Seoul remains ambivalent. The Moon government turned down Donald Trump’s request to work with the Quad. South Korea fears potential economic backlash from China, its largest trading partner. But both Biden’s approach to the Quad and South Korea’s own evolving interests make its membership in the Quad a possibility. My research examines why Seoul has embraced the United States’ Indo-Pacific policy in general — and why its support may have limits.
Biden’s approach has made South Korea more likely to consider joining the Quad
Trump’s presidency shocked South Korean policymakers. South Korean liberals and conservatives alike condemned the Trump administration’s treatment of the country, which had been Washington’s ally for decades. The Moon government despaired at Trump’s erratic decision-making. Joining the Quad was a non-starter.
The Biden administration entered office promising to work with the United States’ international partners. It quickly negotiated an agreement to cover the costs of U.S. troops stationed in South Korea, a discussion that had dragged for a year under Trump. The Biden administration has consulted with South Korea about how to relate to North Korea, as Trump did not. Biden’s approach to relations with its ally generated goodwill even before the new president formally took office.
Equally relevant, the first joint statement issued by the Quad leaders after their March meeting caught Seoul’s attention. China was not mentioned once, even though the group is surely concerned with countering Beijing. But Trump had an explicit anti-China approach that made Seoul uneasy. By not mentioning the regional elephant in the room, the Biden administration made room for South Korea to participate in the Quad while not openly antagonizing China.
Meanwhile, under Biden the Quad has listed specific areas in which it will cooperate: vaccine development and distribution, the fight against climate change and developing emerging technologies. South Korea is home to world-class firms and research in these areas, especially tech. Seoul can see how it can contribute to Biden’s vision. This was not the case under Trump, when the Quad’s meetings resulted in little of substance.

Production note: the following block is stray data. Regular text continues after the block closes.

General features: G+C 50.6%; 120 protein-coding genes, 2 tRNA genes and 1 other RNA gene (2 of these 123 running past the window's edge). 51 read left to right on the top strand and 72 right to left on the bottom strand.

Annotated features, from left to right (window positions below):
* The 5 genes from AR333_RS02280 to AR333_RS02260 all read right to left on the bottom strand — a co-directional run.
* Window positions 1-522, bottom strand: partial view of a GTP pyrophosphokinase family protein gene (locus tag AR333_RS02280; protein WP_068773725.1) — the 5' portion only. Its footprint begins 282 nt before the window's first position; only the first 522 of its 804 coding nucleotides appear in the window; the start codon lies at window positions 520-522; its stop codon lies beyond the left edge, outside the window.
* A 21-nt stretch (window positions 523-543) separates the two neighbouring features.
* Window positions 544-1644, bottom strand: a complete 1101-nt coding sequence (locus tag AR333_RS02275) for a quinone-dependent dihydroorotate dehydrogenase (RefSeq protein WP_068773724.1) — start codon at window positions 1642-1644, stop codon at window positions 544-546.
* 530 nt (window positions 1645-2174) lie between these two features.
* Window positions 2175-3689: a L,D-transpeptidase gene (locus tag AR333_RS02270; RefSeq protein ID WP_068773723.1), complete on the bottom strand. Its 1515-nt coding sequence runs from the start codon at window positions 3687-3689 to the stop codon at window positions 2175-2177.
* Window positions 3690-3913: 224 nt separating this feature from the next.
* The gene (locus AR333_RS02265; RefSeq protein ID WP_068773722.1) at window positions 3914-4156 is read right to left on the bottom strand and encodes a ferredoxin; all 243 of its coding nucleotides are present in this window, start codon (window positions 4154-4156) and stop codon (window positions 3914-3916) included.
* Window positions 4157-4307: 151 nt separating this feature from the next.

Building regional influence
To understand South Korea’s foreign policy including its relationship with the United States, I interviewed more than 50 South Korean policymakers; analyzed over 2,000 presidential and ministerial speeches given between 1988 and 2020, and examined white papers and national strategies published during those same years. Here’s what I learned: For South Korean policymakers, the alliance with the United States is based on far more than deterring North Korea. Seoul is willing to support its ally’s policies both out of gratitude and because doing so serves its own interests.
There’s another reason to cooperate with Biden’s Indo-Pacific policy. South Korean presidents have long aimed at having the country be recognized as a more active global player. In 1993, Kim Young-sam introduced “globalization” as the goal of South Korean foreign policy, meaning political, economic, and cultural openness of the then-newly rich nation. Every administration ever since has built on it. For example, Lee Myung-bak, president from 2008 to 2013, built his foreign policy around the goal of a “Global Korea,” by which he meant a commitment to international diplomacy, peace and development, and values such as democracy or a market economy.
The current Moon government has a similar approach, aiming to expand Seoul’s foreign policy horizons, by strengthening diplomatic and economies ties with old partners and developing links with new countries. That includes its New Southern Policy, which aims to strengthen economic and diplomatic links with Southeast Asia and India. That geographical focus fits nicely with the area of most interest to the Quad. In fact, only last week the United States and South Korea pledged to increase cooperation in the region, including upholding freedom of navigation, the rule of law, and peaceful dispute resolution.
South Korea has been souring on China
Certainly, the threat of Chinese economic retribution has made the Moon government cautious about supporting explicitly anti-China coalitions, as with Trump’s Quad policy.
But South Korea’s perceptions of China have deteriorated in recent years. When the previous Park Geun-hye government agreed to allow the United States to deploy its THAAD (Terminal High Altitude Area Defense) antimissile defense system in South Korea, Beijing imposed economic sanctions. Chinese jet fighters regularly fly into South Korea’s air defense identification zone. The two countries have had several diplomatic spats, including on Beijing’s claim that kimchi originates in China. Simply put, there is no love lost between Seoul and Beijing.
Treat them with respect and they will come
South Korea might still decline to formally join the Quad. Nevertheless, the May 21 summit could still be useful for U.S. foreign policy. The Biden administration’s emphasis on cooperation appeals to countries like South Korea wedged between the United States and China. As Washington tries to convince Southeast Asian and European countries to support its Indo-Pacific policy, emphasizing cooperation may be more successful than emphasizing opposition to China.
Some observers have argued that the Moon government will not commit to anything that could irk Beijing. That’s clearly false. It has embraced G-7 participation. It has pursued the New Southern Policy, which can create synergies with Quad countries. Seoul would rather not publicly choose between the United States and China. But beyond the headlines, we can see that Seoul has already made its choice.